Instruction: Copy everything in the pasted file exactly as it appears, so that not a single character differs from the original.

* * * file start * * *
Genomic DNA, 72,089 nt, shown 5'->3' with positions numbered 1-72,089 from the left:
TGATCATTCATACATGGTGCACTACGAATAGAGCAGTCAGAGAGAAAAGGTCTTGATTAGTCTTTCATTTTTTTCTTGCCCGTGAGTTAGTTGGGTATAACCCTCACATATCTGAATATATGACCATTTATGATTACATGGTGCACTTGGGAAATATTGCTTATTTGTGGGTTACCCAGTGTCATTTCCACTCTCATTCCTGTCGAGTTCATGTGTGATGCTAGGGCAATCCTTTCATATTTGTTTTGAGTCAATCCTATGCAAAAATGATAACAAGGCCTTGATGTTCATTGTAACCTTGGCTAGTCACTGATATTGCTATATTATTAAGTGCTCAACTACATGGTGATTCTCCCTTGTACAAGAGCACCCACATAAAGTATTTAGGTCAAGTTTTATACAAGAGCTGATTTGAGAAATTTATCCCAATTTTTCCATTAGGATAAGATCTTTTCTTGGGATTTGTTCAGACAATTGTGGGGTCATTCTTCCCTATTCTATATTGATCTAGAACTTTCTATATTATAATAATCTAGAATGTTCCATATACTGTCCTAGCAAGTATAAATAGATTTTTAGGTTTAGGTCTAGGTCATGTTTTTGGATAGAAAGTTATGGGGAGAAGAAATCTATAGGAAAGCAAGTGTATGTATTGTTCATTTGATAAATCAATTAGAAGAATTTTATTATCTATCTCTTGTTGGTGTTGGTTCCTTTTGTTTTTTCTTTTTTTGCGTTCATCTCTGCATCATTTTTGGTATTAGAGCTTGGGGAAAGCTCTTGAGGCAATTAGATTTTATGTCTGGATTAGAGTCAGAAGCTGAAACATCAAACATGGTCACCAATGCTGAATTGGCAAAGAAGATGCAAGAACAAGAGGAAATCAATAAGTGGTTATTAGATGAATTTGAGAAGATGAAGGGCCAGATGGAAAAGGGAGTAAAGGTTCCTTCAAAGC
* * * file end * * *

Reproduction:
Genomic DNA, 72,089 nt, shown 5'->3' with positions numbered 1-72,089 from the left:
TGATCATTCATACATGGTGCACTACGAATAGAGCAGTCAGAGAGAAAAGGTCTTGATTAGTCTTTCATTTTTTTCTTGCCCGTGAGTTAGTTGGGTATAACCCTCACATATCTGAATATATGACCATTTATGATTACATGGTGCACTTGGGAAATATTGCTTATTTGTGGGTTACCCAGTGTCATTTCCACTCTCATTCCTGTCGAGTTCATGTGTGATGCTAGGGCAATCCTTTCATATTTGTTTTGAGTCAATCCTATGCAAAAATGATAACAAGGCCTTGATGTTCATTGTAACCTTGGCTAGTCACTGATATTGCTATATTATTAAGTGCTCAACTACATGGTGATTCTCCCTTGTACAAGAGCACCCACATAAAGTATTTAGGTCAAGTTTTATACAAGAGCTGATTTGAGAAATTTATCCCAATTTTTCCATTAGGATAAGATCTTTTCTTGGGATTTGTTCAGACAATTGTGGGGTCATTCTTCCCTATTCTATATTGATCTAGAACTTTCTATATTATAATAATCTAGAATGTTCCATATACTGTCCTAGCAAGTATAAATAGATTTTTAGGTTTAGGTCTAGGTCATGTTTTTGGATAGAAAGTTATGGGGAGAAGAAATCTATAGGAAAGCAAGTGTATGTATTGTTCATTTGATAAATCAATTAGAAGAATTTTATTATCTATCTCTTGTTGGTGTTGGTTCCTTTTGTTTTTTCTTTTTTTGCGTTCATCTCTGCATCATTTTTGGTATTAGAGCTTGGGGAAAGCTCTTGAGGCAATTAGATTTTATGTCTGGATTAGAGTCAGAAGCTGAAACATCAAACATGGTCACCAATGCTGAATTGGCAAAGAAGATGCAAGAACAAGAGGAAATCAATAAGTGGTTATTAGATGAATTTGAGAAGATGAAGGGCCAGATGGAAAAGGGAGTAAAGGTTCCTTCAAAGC